My personal research remains in the steady pursuit to understand Th and Treg cell function, differentiation and trafficking during over-active immune responses: allergic asthma, lupus, colitis, and EAE. Most recently, my interests are pursuing the delineation of Th cell function while applying a stressor, such as exercise. I hope to extend our current knowledge of psycho-neuroimmunolgy by elucidating the intracellular modifications that result in altered Th and Treg cell activation/differentiation thresholds along with differences in T regulatory cell population numbers and potency during chronic activation of adrenergic receptors.
Most recently, I have expanded my studies to include the role of stress and/or exercise in Th and Treg cell migration patterns within the pancreatic adenocarcinoma tumor microenvironment.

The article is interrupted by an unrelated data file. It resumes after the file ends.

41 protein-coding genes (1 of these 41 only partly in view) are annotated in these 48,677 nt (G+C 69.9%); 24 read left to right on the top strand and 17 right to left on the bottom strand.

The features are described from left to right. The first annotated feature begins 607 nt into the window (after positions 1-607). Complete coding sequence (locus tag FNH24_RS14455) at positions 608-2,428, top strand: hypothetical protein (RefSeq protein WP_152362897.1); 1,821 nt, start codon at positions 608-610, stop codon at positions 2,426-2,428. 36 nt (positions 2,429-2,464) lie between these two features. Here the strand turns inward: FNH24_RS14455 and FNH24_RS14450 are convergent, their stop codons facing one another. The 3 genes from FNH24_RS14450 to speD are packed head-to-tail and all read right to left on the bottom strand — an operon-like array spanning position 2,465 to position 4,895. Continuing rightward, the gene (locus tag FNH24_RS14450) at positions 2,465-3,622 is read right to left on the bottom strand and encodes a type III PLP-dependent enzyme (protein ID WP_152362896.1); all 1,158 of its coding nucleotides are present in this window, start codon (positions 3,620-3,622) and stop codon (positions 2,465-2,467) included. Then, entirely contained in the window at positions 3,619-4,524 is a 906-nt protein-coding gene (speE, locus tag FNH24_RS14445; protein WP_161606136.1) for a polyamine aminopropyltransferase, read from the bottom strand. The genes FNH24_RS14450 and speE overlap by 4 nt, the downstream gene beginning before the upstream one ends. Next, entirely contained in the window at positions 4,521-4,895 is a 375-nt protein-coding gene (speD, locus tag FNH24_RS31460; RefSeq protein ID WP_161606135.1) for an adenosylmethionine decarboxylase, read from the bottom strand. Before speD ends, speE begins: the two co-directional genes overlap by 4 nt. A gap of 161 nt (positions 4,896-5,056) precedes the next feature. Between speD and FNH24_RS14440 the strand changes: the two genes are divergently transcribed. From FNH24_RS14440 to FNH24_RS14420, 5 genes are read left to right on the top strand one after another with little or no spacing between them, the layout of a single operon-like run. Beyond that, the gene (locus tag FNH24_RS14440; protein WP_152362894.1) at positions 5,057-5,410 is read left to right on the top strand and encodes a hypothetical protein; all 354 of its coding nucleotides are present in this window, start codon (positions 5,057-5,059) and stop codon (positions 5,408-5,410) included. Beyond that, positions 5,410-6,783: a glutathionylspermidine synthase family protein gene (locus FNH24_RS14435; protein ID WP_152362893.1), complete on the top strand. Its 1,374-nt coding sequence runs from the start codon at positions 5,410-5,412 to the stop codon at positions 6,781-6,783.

It is my intention to train undergraduates in basic laboratory research and to teach portions of the Biomedical Science core curriculum. Student research experiences focus on learning Th cell culture techniques and Th cell-mediated over-active immune response animal science models. Students are encouraged to design experiments, utilize current literature and execute appropriate controls while in training. Promising projects are published in peer-reviewed journals and presented at national conferences. While teaching undergraduates, their coursework is complied of Intro to Pharmacology, focusing on drug design and drug mechanism of action; along with Molecular Basis of Human Genomics, focusing on the genetic origins of human disease, personalized medicine, usage of public bioinformatic databases/software and genetic laboratory techniques.